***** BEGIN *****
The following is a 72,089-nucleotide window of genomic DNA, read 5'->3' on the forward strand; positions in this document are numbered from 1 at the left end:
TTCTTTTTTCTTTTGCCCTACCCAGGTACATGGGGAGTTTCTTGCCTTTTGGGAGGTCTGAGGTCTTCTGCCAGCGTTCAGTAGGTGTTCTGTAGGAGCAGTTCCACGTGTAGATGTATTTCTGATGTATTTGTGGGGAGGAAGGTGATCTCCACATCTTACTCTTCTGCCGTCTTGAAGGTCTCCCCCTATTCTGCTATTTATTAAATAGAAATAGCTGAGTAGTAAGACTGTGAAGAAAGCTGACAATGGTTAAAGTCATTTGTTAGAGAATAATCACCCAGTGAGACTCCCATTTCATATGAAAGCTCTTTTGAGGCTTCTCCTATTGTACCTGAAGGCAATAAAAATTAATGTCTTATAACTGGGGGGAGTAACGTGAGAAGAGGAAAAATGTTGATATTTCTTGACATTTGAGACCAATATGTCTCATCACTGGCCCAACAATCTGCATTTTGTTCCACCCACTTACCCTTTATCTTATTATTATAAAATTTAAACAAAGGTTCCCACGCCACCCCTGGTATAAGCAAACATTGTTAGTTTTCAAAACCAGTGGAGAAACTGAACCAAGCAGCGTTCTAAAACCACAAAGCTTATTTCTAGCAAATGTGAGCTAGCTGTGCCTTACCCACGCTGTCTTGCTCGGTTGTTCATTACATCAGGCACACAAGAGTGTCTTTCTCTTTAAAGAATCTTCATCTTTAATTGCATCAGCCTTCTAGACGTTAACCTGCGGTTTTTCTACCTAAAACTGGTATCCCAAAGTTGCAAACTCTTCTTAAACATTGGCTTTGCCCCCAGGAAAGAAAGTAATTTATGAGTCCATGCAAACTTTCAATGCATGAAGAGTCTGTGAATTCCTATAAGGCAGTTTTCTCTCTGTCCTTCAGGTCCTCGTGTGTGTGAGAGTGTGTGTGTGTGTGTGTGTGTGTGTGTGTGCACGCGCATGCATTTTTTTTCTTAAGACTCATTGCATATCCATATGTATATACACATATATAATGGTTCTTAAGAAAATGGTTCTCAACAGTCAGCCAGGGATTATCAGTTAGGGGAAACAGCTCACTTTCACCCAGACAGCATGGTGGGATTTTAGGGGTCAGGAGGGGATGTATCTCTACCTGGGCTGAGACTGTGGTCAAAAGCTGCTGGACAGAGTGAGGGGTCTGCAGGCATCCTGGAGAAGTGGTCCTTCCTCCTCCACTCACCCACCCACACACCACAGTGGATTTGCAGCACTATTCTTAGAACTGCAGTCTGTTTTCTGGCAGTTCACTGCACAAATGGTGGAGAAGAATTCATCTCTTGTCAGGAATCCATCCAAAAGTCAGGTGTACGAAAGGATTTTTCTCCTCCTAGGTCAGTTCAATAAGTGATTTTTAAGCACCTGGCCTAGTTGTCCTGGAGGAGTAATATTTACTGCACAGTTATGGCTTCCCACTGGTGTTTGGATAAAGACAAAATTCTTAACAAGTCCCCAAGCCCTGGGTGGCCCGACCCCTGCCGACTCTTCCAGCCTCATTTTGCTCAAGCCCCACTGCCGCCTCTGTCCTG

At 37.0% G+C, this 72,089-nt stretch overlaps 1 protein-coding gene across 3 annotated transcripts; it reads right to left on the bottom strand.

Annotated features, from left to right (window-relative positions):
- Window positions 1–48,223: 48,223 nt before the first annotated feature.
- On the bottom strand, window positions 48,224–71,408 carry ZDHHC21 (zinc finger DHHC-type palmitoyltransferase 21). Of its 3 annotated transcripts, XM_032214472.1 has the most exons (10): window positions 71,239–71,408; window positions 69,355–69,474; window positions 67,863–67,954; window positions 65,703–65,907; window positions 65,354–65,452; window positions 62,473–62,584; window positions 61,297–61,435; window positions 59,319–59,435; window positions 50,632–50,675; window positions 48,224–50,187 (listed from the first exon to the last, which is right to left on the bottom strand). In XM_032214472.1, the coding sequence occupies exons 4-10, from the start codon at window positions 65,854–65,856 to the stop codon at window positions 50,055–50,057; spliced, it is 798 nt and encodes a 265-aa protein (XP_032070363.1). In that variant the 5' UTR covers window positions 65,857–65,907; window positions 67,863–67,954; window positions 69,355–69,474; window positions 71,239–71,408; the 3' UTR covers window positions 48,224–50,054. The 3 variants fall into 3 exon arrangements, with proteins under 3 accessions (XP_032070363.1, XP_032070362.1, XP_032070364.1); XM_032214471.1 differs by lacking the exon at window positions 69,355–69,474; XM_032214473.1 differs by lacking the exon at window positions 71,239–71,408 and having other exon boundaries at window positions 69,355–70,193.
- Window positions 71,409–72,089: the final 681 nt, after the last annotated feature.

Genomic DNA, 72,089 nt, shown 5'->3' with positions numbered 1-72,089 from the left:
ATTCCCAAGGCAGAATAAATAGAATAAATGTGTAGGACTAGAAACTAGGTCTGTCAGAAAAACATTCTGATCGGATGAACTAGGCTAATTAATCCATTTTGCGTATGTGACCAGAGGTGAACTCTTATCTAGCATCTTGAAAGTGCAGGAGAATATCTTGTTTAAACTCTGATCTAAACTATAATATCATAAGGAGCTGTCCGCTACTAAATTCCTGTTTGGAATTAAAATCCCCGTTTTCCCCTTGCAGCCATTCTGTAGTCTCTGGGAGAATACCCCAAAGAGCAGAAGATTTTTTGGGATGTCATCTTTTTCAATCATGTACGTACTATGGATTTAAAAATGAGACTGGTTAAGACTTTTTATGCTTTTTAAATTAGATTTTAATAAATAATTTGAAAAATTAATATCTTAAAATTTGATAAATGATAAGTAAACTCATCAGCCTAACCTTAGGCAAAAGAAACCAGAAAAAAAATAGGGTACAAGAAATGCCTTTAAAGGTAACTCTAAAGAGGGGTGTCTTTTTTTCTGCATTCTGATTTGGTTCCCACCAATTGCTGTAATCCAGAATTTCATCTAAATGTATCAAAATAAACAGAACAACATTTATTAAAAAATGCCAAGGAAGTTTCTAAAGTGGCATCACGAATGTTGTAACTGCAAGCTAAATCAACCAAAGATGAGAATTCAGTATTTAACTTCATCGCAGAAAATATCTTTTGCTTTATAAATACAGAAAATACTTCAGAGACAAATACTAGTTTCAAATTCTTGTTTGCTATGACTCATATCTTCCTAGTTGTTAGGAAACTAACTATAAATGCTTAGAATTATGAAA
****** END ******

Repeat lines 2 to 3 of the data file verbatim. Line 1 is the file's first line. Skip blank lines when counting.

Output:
TTCTTTTTTCTTTTGCCCTACCCAGGTACATGGGGAGTTTCTTGCCTTTTGGGAGGTCTGAGGTCTTCTGCCAGCGTTCAGTAGGTGTTCTGTAGGAGCAGTTCCACGTGTAGATGTATTTCTGATGTATTTGTGGGGAGGAAGGTGATCTCCACATCTTACTCTTCTGCCGTCTTGAAGGTCTCCCCCTATTCTGCTATTTATTAAATAGAAATAGCTGAGTAGTAAGACTGTGAAGAAAGCTGACAATGGTTAAAGTCATTTGTTAGAGAATAATCACCCAGTGAGACTCCCATTTCATATGAAAGCTCTTTTGAGGCTTCTCCTATTGTACCTGAAGGCAATAAAAATTAATGTCTTATAACTGGGGGGAGTAACGTGAGAAGAGGAAAAATGTTGATATTTCTTGACATTTGAGACCAATATGTCTCATCACTGGCCCAACAATCTGCATTTTGTTCCACCCACTTACCCTTTATCTTATTATTATAAAATTTAAACAAAGGTTCCCACGCCACCCCTGGTATAAGCAAACATTGTTAGTTTTCAAAACCAGTGGAGAAACTGAACCAAGCAGCGTTCTAAAACCACAAAGCTTATTTCTAGCAAATGTGAGCTAGCTGTGCCTTACCCACGCTGTCTTGCTCGGTTGTTCATTACATCAGGCACACAAGAGTGTCTTTCTCTTTAAAGAATCTTCATCTTTAATTGCATCAGCCTTCTAGACGTTAACCTGCGGTTTTTCTACCTAAAACTGGTATCCCAAAGTTGCAAACTCTTCTTAAACATTGGCTTTGCCCCCAGGAAAGAAAGTAATTTATGAGTCCATGCAAACTTTCAATGCATGAAGAGTCTGTGAATTCCTATAAGGCAGTTTTCTCTCTGTCCTTCAGGTCCTCGTGTGTGTGAGAGTGTGTGTGTGTGTGTGTGTGTGTGTGTGTGCACGCGCATGCATTTTTTTTCTTAAGACTCATTGCATATCCATATGTATATACACATATATAATGGTTCTTAAGAAAATGGTTCTCAACAGTCAGCCAGGGATTATCAGTTAGGGGAAACAGCTCACTTTCACCCAGACAGCATGGTGGGATTTTAGGGGTCAGGAGGGGATGTATCTCTACCTGGGCTGAGACTGTGGTCAAAAGCTGCTGGACAGAGTGAGGGGTCTGCAGGCATCCTGGAGAAGTGGTCCTTCCTCCTCCACTCACCCACCCACACACCACAGTGGATTTGCAGCACTATTCTTAGAACTGCAGTCTGTTTTCTGGCAGTTCACTGCACAAATGGTGGAGAAGAATTCATCTCTTGTCAGGAATCCATCCAAAAGTCAGGTGTACGAAAGGATTTTTCTCCTCCTAGGTCAGTTCAATAAGTGATTTTTAAGCACCTGGCCTAGTTGTCCTGGAGGAGTAATATTTACTGCACAGTTATGGCTTCCCACTGGTGTTTGGATAAAGACAAAATTCTTAACAAGTCCCCAAGCCCTGGGTGGCCCGACCCCTGCCGACTCTTCCAGCCTCATTTTGCTCAAGCCCCACTGCCGCCTCTGTCCTG

At 37.0% G+C, this 72,089-nt stretch overlaps 1 protein-coding gene across 3 annotated transcripts; it reads right to left on the bottom strand.